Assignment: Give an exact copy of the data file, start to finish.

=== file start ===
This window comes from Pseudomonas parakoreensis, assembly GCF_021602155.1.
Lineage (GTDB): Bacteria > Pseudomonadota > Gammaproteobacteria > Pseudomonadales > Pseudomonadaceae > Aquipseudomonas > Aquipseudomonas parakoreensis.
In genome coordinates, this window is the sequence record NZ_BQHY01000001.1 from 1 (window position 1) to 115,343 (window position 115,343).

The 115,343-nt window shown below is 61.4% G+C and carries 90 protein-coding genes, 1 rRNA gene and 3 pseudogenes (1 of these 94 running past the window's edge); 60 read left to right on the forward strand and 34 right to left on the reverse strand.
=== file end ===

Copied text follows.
This window comes from Pseudomonas parakoreensis, assembly GCF_021602155.1.
Lineage (GTDB): Bacteria > Pseudomonadota > Gammaproteobacteria > Pseudomonadales > Pseudomonadaceae > Aquipseudomonas > Aquipseudomonas parakoreensis.
In genome coordinates, this window is the sequence record NZ_BQHY01000001.1 from 1 (window position 1) to 115,343 (window position 115,343).

The 115,343-nt window shown below is 61.4% G+C and carries 90 protein-coding genes, 1 rRNA gene and 3 pseudogenes (1 of these 94 running past the window's edge); 60 read left to right on the forward strand and 34 right to left on the reverse strand.